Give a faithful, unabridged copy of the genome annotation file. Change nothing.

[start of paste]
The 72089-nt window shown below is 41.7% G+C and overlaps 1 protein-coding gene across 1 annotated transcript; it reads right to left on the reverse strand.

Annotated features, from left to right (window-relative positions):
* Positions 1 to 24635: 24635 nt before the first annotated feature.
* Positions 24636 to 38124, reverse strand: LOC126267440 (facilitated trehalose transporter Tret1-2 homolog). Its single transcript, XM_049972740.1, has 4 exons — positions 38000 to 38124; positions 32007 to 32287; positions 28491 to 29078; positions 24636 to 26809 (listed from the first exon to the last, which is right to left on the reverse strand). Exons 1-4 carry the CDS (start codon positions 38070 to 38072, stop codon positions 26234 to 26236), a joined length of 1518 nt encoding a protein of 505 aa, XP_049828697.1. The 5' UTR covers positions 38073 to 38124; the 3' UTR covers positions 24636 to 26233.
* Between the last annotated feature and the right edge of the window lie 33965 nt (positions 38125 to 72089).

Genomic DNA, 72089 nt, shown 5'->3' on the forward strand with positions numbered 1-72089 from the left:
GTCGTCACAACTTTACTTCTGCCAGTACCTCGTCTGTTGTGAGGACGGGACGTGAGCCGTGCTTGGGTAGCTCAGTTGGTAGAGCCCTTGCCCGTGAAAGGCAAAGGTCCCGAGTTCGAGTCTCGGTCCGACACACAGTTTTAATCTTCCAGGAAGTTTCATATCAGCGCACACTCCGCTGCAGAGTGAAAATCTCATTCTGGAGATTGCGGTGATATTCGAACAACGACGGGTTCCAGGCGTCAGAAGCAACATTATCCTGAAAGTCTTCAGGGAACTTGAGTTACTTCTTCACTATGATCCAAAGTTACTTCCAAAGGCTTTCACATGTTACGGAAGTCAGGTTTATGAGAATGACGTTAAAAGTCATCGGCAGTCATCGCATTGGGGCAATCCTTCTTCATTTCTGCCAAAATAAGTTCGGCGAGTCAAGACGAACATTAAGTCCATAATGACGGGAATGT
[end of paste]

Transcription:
The 72089-nt window shown below is 41.7% G+C and overlaps 1 protein-coding gene across 1 annotated transcript; it reads right to left on the reverse strand.

Annotated features, from left to right (window-relative positions):
* Positions 1 to 24635: 24635 nt before the first annotated feature.
* Positions 24636 to 38124, reverse strand: LOC126267440 (facilitated trehalose transporter Tret1-2 homolog). Its single transcript, XM_049972740.1, has 4 exons — positions 38000 to 38124; positions 32007 to 32287; positions 28491 to 29078; positions 24636 to 26809 (listed from the first exon to the last, which is right to left on the reverse strand). Exons 1-4 carry the CDS (start codon positions 38070 to 38072, stop codon positions 26234 to 26236), a joined length of 1518 nt encoding a protein of 505 aa, XP_049828697.1. The 5' UTR covers positions 38073 to 38124; the 3' UTR covers positions 24636 to 26233.
* Between the last annotated feature and the right edge of the window lie 33965 nt (positions 38125 to 72089).

Genomic DNA, 72089 nt, shown 5'->3' on the forward strand with positions numbered 1-72089 from the left:
GTCGTCACAACTTTACTTCTGCCAGTACCTCGTCTGTTGTGAGGACGGGACGTGAGCCGTGCTTGGGTAGCTCAGTTGGTAGAGCCCTTGCCCGTGAAAGGCAAAGGTCCCGAGTTCGAGTCTCGGTCCGACACACAGTTTTAATCTTCCAGGAAGTTTCATATCAGCGCACACTCCGCTGCAGAGTGAAAATCTCATTCTGGAGATTGCGGTGATATTCGAACAACGACGGGTTCCAGGCGTCAGAAGCAACATTATCCTGAAAGTCTTCAGGGAACTTGAGTTACTTCTTCACTATGATCCAAAGTTACTTCCAAAGGCTTTCACATGTTACGGAAGTCAGGTTTATGAGAATGACGTTAAAAGTCATCGGCAGTCATCGCATTGGGGCAATCCTTCTTCATTTCTGCCAAAATAAGTTCGGCGAGTCAAGACGAACATTAAGTCCATAATGACGGGAATGT